This conference included a peek at Tom Buechner’s spectacular design for the proposed new CMoG building. The concentric circular floor plan surrounded the library, representing a target’s bull’s eye. It was designed so even harried visitors, wishing to see the most significant historical glass objects, could briefly view the 12 plinths spaced along the innermost circle around the library. But for those who wanted more, the study-collection rooms and topical exhibitions offered in-depth information, and often necessitated a longer stay!
Marvin Lipofsky remained our editor as he transformed the original newsletter into the Glass Art Society Journal, which included a list of 126 production studios in the USA and Canada. He also served on the American Crafts Council Board with Sidney Rossoft, a New York lawyer, who finalized our official incorporation and not-forprofit status in 1979. That year, we honored Thomas M. Buechner with our Life Membership Award for his countless efforts on behalf of the glass artists everywhere, and for his generous support of GAS as an organization.GAS X – 1980: Marshall University, Huntington, WV
Marshall University hosted the next conference, and the Huntington Museum selected and for two years toured an exhibition of GAS members’s art work called New American Glass. Larry Bell, the visionary sculptor, was our keynote speaker. Honorary Life Memberships were awarded to both William H. Blenko, Jr., the third generation owner of Blenko Glass Company in Milton, WV, and Paul Vickers Gardner, the historian and author of Frederick Carder, An Influential Glass Designer and Sculptor.
The new board of trustees elected to carry us into our second decade, included Robert Kehlmann and Andy Magdanz, with Michael Taylor and me returning. Dan Dailey served as president, Bill Warmus became secretary, and Sylvia Vigiletti continued as treasurer.
To sum up, the earliest GAS gatherings emphasized camaraderie foremost! Everyone blew glass. There were only a few meetings and presentations. In the late 1970s, we offered fewer blow-outs (that is, artist demos), but we increased lectures and social gatherings. The venders’ tech displays became a very important place for attendees to gather, to learn, and to exchange information. And not surprisingly, some of the absolute best lectures have been from our very own membership – especially recent ones by Paul Marioni, Marvin Lipofsky, and Mark Peiser.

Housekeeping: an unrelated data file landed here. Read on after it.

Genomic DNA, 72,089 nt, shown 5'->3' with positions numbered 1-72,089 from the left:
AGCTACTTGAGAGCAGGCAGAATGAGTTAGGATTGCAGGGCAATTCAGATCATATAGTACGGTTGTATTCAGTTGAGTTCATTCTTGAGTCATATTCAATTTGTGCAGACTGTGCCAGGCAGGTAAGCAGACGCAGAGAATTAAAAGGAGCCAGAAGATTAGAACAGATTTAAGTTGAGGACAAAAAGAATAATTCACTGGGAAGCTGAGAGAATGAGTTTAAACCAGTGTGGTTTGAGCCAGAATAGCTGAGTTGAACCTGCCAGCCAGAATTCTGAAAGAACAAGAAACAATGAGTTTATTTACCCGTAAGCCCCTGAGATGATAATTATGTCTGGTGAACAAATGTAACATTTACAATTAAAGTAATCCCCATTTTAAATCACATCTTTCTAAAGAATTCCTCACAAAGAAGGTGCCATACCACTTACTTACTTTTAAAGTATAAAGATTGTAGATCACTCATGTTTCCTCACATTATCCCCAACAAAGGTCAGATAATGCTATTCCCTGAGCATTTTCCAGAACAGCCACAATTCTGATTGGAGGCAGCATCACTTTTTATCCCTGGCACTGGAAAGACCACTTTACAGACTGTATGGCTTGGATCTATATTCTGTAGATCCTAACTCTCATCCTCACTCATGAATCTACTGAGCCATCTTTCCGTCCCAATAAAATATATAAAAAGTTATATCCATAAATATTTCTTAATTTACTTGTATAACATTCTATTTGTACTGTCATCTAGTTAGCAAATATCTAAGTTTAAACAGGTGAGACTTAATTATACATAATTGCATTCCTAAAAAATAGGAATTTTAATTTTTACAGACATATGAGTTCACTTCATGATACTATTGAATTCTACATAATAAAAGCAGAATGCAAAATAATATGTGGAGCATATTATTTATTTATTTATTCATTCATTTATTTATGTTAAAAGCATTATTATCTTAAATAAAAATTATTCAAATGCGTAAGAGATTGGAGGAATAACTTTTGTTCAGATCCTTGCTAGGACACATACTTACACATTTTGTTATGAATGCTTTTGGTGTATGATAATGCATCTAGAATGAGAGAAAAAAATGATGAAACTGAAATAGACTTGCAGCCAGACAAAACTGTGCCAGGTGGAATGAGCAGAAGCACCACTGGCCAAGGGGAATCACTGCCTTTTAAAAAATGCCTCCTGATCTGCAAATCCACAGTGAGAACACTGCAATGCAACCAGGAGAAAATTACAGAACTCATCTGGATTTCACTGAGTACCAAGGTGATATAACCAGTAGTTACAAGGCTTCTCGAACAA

In the early years, I felt all our members were equals. Later, understandably, social activities somewhat divided the newer younger folks and the old farts who want more schmooze time, better lectures, and fewer demos. With the shift in membership demographics, the make-up of the recent GAS boards, now weighs toward the younger component.
Special advisors, like Bill Brown, Tom Buechner, Frank Fenton, Nick Labino, and Hilbert Sosin were invaluable to the development of our organization. Early GAS officers were mostly university and college teachers and we received support from their schools. Many people, institutions, and organizations have helped GAS over the years. They are listed in the Journal’s back pages as former award recipients, site chairs, board members, officers, and directors. We owe them a huge hug of appreciation. THANK YOU!!
These recollections represent some of my fondest personal memories, and judging by the members’ participation in this, the 40th “Ruby Anniversary” GAS Conference in Louisville - It’s Not The End! My gratitude goes out to all the advice, photos, and documents graciously offered from Susan Rossi-Wilcox, Audrey Handler, Sylvia Vigiletti, Marvin Lipofsky, Henry Halem, Mark Peiser, Art Reed, Don Hansen, Tom McGlauchlin, and especially Bill Boysen! Thank you all. (Panels organized by Tom McGlauchlin and Sam Strang are being planned for GAS XLII in Toledo, OH for 2012, and will provide more details on the beginnings of studio glass in the America.)
||About the Author
Fritz Dreisbach (www.fritzdreisbach.com) teaches and makes glass as an independent artist, working at Island Glass Studio on Whidbey Island, WA. He is working on a new series of carved glass objects, in addition to his singular show pieces: the Mongos and the playful goblets, “tricks, and toys.” During the past 45 years, Dreisbach, “the Johnny Appleseed of Glass,” has offered hundreds of presentations in more than 160 institutions in North America, Europe, and Asia. His glass is represented in numerous public, private collections, and “all the usual suspects!”